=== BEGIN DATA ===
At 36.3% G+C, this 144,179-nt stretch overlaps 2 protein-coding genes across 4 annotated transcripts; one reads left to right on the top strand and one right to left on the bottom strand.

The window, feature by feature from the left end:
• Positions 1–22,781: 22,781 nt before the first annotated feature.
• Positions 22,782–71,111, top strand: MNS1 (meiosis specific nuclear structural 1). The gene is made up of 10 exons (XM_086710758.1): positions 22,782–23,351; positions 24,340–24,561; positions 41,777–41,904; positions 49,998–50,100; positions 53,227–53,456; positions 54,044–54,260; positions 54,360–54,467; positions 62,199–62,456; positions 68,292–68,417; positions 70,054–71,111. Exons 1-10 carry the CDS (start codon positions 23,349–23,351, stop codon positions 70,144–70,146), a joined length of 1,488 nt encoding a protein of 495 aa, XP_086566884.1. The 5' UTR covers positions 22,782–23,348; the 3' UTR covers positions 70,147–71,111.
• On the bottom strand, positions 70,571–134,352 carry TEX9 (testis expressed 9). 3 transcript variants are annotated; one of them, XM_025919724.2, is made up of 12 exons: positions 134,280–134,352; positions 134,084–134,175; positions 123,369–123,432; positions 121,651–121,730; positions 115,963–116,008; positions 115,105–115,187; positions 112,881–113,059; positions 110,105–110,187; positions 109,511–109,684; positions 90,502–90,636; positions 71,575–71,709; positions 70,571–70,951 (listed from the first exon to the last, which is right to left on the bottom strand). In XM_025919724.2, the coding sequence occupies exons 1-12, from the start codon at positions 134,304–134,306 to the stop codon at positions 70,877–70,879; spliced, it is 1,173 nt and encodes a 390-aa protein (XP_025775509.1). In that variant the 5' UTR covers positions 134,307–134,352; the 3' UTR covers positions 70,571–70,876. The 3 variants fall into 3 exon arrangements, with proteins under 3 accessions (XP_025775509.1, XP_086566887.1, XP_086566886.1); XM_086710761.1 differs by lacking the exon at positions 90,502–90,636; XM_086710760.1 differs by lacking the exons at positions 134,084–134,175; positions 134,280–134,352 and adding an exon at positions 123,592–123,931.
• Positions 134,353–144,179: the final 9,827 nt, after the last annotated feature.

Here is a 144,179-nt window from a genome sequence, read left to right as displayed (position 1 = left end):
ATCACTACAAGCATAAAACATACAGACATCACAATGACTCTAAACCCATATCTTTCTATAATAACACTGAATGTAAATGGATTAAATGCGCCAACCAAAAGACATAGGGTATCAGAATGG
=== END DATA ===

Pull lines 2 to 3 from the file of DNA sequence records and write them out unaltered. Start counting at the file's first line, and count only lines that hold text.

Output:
The window, feature by feature from the left end:
• Positions 1–22,781: 22,781 nt before the first annotated feature.